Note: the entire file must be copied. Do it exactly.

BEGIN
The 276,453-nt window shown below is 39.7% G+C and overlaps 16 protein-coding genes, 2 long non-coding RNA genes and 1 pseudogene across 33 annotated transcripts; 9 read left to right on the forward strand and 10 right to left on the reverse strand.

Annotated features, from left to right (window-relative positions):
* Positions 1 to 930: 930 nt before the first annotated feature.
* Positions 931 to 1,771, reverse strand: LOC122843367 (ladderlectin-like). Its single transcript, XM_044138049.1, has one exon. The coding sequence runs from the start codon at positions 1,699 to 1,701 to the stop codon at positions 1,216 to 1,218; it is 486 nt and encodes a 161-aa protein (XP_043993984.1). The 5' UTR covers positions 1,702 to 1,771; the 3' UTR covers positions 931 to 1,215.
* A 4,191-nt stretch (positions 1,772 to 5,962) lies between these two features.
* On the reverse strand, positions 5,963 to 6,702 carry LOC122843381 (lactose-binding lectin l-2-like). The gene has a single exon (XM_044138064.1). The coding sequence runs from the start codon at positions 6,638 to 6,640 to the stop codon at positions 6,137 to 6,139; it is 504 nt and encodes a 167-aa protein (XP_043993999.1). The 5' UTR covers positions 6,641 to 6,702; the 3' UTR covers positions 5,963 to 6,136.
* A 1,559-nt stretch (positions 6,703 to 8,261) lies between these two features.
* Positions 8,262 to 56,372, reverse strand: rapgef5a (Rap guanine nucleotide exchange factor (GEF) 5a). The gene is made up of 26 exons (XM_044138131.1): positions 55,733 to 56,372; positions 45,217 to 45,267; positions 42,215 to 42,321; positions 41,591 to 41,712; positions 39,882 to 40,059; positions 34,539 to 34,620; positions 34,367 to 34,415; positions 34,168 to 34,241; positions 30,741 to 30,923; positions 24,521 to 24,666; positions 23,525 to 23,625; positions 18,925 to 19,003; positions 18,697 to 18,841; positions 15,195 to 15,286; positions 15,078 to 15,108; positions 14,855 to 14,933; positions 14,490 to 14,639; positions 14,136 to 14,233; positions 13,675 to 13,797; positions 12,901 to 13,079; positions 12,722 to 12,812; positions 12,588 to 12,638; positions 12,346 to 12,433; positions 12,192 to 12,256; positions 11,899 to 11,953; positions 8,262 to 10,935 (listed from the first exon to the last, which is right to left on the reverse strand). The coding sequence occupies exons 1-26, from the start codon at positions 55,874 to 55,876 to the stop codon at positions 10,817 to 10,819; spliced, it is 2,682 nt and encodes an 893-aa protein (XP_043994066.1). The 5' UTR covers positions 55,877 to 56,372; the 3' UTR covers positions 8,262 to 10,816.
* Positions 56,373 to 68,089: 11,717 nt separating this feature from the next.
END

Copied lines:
The 276,453-nt window shown below is 39.7% G+C and overlaps 16 protein-coding genes, 2 long non-coding RNA genes and 1 pseudogene across 33 annotated transcripts; 9 read left to right on the forward strand and 10 right to left on the reverse strand.

Annotated features, from left to right (window-relative positions):
* Positions 1 to 930: 930 nt before the first annotated feature.
* Positions 931 to 1,771, reverse strand: LOC122843367 (ladderlectin-like). Its single transcript, XM_044138049.1, has one exon. The coding sequence runs from the start codon at positions 1,699 to 1,701 to the stop codon at positions 1,216 to 1,218; it is 486 nt and encodes a 161-aa protein (XP_043993984.1). The 5' UTR covers positions 1,702 to 1,771; the 3' UTR covers positions 931 to 1,215.
* A 4,191-nt stretch (positions 1,772 to 5,962) lies between these two features.
* On the reverse strand, positions 5,963 to 6,702 carry LOC122843381 (lactose-binding lectin l-2-like). The gene has a single exon (XM_044138064.1). The coding sequence runs from the start codon at positions 6,638 to 6,640 to the stop codon at positions 6,137 to 6,139; it is 504 nt and encodes a 167-aa protein (XP_043993999.1). The 5' UTR covers positions 6,641 to 6,702; the 3' UTR covers positions 5,963 to 6,136.
* A 1,559-nt stretch (positions 6,703 to 8,261) lies between these two features.
* Positions 8,262 to 56,372, reverse strand: rapgef5a (Rap guanine nucleotide exchange factor (GEF) 5a). The gene is made up of 26 exons (XM_044138131.1): positions 55,733 to 56,372; positions 45,217 to 45,267; positions 42,215 to 42,321; positions 41,591 to 41,712; positions 39,882 to 40,059; positions 34,539 to 34,620; positions 34,367 to 34,415; positions 34,168 to 34,241; positions 30,741 to 30,923; positions 24,521 to 24,666; positions 23,525 to 23,625; positions 18,925 to 19,003; positions 18,697 to 18,841; positions 15,195 to 15,286; positions 15,078 to 15,108; positions 14,855 to 14,933; positions 14,490 to 14,639; positions 14,136 to 14,233; positions 13,675 to 13,797; positions 12,901 to 13,079; positions 12,722 to 12,812; positions 12,588 to 12,638; positions 12,346 to 12,433; positions 12,192 to 12,256; positions 11,899 to 11,953; positions 8,262 to 10,935 (listed from the first exon to the last, which is right to left on the reverse strand). The coding sequence occupies exons 1-26, from the start codon at positions 55,874 to 55,876 to the stop codon at positions 10,817 to 10,819; spliced, it is 2,682 nt and encodes an 893-aa protein (XP_043994066.1). The 5' UTR covers positions 55,877 to 56,372; the 3' UTR covers positions 8,262 to 10,816.
* Positions 56,373 to 68,089: 11,717 nt separating this feature from the next.